Comisión Federal para la Protección contra Riesgos Sanitarios (COFEPRIS), Mexico’s drug regulatory authority, supported the Paraguayan health agency to evaluate India’s Covaxin for emergency use approval, even though Mexico had no plans to use it. At the summit, Mexico committed to performing such checks for other countries too and proposed that the participating governments consider a collective strategy to organize and share such results. If such efforts succeed, it can create a joint regulatory healthcare model that could be harmonized across multiple countries.
The fourth commitment is pooling manufacturing capacity to ramp up vaccine and medical equipment production. Countries with considerable production capabilities — Argentina, Mexico, Venezuela — pledged to ramp up manufacturing in order to produce enough doses to export to other countries. Ramírez told the summit that Mexico plans to revive its state-run laboratories such as BIRMEX which can produce its own vaccine candidate as well as others.
Pinarayi Vijayan, Chief Minister of the Indian State of Kerala, committed support of the State’s Institute of Advanced Virology. He also committed mandating public sector enterprises like the Kerala State Drugs and Manufacturers to “produce and export medicines.”
The fifth and final commitment is collective disobedience to challenge the Big Pharma monopoly enforced through the World Trade Organization. Bolivia’s Foreign Minister Rogelio Mayta Mayta called to introduce “a credible threat to the monopoly pharmaceutical model currently at play.” The participants called on governments across the world to issue compulsory licenses to break the monopoly of Big Pharma.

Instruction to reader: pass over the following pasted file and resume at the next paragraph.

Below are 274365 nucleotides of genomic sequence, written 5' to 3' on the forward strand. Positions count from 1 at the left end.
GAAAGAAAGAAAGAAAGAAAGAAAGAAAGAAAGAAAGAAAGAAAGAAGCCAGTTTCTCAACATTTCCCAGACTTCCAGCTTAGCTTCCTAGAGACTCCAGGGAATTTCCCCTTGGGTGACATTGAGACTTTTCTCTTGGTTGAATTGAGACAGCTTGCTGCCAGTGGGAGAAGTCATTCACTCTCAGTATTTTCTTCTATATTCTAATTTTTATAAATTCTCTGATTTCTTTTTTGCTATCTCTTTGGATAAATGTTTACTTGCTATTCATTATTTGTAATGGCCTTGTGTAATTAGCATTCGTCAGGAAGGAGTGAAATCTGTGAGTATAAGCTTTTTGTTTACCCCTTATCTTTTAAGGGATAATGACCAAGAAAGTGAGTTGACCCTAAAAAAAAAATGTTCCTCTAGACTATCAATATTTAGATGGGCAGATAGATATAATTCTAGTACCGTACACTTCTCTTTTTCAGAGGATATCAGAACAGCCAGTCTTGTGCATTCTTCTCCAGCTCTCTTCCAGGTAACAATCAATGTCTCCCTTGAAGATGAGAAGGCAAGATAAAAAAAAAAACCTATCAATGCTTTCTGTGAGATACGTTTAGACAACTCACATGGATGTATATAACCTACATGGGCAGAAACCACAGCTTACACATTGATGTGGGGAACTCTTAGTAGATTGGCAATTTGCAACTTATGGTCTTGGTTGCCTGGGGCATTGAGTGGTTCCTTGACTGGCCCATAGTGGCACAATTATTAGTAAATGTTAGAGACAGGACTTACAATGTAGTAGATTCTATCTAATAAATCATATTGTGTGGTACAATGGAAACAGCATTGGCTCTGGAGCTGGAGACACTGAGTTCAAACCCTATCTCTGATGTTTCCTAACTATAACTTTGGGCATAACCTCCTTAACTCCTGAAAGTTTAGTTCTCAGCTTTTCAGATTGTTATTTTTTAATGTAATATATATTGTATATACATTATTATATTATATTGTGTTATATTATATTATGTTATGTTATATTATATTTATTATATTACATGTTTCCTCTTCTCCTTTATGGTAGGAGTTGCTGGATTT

The summit was also joined by political leaders from developed countries who shared experiences of inequality within their societies. Niki Ashton, Member of Parliament for Churchill-Keewatinook Aski district of Canada, related that almost 70% of COVID-19 cases in her province were among Indigenous people, even though only 30% of the population was from these communities. “We must be clear that our government here, as elsewhere, have made conscious decisions to place corporate profits ahead of the well-being of people. It can be seen in vaccine distribution also. Our COVID vaccine rollout here in Canada has been marred by delays, cancellations, and interruptions,” said Ashton. She emphasized that public production of vaccines is the only way forward. Canada used to have publicly owned Connaught Labs which produced smallpox vaccines in the 1960s. It also had deep engagement with Latin American countries. But it was killed due to privatization. She called for revival of public manufacturing.